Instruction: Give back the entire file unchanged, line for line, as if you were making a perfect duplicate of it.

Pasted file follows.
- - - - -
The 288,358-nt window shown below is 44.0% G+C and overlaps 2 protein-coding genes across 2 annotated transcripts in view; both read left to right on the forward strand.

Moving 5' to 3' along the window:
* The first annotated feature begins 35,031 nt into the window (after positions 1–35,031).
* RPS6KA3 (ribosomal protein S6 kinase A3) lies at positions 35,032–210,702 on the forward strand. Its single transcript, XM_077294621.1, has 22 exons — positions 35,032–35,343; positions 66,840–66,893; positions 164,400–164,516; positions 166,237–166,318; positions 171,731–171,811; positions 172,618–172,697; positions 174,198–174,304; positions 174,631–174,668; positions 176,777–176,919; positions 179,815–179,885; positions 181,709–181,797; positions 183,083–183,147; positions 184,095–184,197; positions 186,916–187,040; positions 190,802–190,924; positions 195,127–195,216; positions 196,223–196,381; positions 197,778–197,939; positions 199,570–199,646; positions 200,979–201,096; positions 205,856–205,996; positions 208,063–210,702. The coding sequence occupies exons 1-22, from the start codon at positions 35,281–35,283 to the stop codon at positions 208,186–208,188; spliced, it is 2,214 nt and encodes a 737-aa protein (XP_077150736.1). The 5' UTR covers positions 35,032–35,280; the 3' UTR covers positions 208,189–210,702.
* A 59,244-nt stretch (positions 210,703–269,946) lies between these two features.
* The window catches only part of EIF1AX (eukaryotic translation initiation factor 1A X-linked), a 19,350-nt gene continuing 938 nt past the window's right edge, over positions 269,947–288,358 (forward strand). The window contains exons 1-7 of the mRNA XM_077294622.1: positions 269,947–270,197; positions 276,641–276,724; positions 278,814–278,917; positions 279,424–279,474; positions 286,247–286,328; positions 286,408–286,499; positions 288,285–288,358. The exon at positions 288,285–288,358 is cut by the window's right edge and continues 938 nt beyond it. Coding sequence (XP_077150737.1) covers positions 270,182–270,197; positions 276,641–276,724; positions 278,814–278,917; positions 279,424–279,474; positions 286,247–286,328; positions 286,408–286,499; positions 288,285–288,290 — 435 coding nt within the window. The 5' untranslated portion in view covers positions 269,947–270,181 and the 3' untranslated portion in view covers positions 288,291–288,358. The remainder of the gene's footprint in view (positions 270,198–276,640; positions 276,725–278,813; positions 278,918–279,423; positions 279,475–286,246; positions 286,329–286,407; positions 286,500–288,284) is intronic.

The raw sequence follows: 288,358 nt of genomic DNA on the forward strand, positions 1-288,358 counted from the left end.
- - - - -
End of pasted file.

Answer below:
The 288,358-nt window shown below is 44.0% G+C and overlaps 2 protein-coding genes across 2 annotated transcripts in view; both read left to right on the forward strand.

Moving 5' to 3' along the window:
* The first annotated feature begins 35,031 nt into the window (after positions 1–35,031).
* RPS6KA3 (ribosomal protein S6 kinase A3) lies at positions 35,032–210,702 on the forward strand. Its single transcript, XM_077294621.1, has 22 exons — positions 35,032–35,343; positions 66,840–66,893; positions 164,400–164,516; positions 166,237–166,318; positions 171,731–171,811; positions 172,618–172,697; positions 174,198–174,304; positions 174,631–174,668; positions 176,777–176,919; positions 179,815–179,885; positions 181,709–181,797; positions 183,083–183,147; positions 184,095–184,197; positions 186,916–187,040; positions 190,802–190,924; positions 195,127–195,216; positions 196,223–196,381; positions 197,778–197,939; positions 199,570–199,646; positions 200,979–201,096; positions 205,856–205,996; positions 208,063–210,702. The coding sequence occupies exons 1-22, from the start codon at positions 35,281–35,283 to the stop codon at positions 208,186–208,188; spliced, it is 2,214 nt and encodes a 737-aa protein (XP_077150736.1). The 5' UTR covers positions 35,032–35,280; the 3' UTR covers positions 208,189–210,702.
* A 59,244-nt stretch (positions 210,703–269,946) lies between these two features.
* The window catches only part of EIF1AX (eukaryotic translation initiation factor 1A X-linked), a 19,350-nt gene continuing 938 nt past the window's right edge, over positions 269,947–288,358 (forward strand). The window contains exons 1-7 of the mRNA XM_077294622.1: positions 269,947–270,197; positions 276,641–276,724; positions 278,814–278,917; positions 279,424–279,474; positions 286,247–286,328; positions 286,408–286,499; positions 288,285–288,358. The exon at positions 288,285–288,358 is cut by the window's right edge and continues 938 nt beyond it. Coding sequence (XP_077150737.1) covers positions 270,182–270,197; positions 276,641–276,724; positions 278,814–278,917; positions 279,424–279,474; positions 286,247–286,328; positions 286,408–286,499; positions 288,285–288,290 — 435 coding nt within the window. The 5' untranslated portion in view covers positions 269,947–270,181 and the 3' untranslated portion in view covers positions 288,291–288,358. The remainder of the gene's footprint in view (positions 270,198–276,640; positions 276,725–278,813; positions 278,918–279,423; positions 279,475–286,246; positions 286,329–286,407; positions 286,500–288,284) is intronic.

The raw sequence follows: 288,358 nt of genomic DNA on the forward strand, positions 1-288,358 counted from the left end.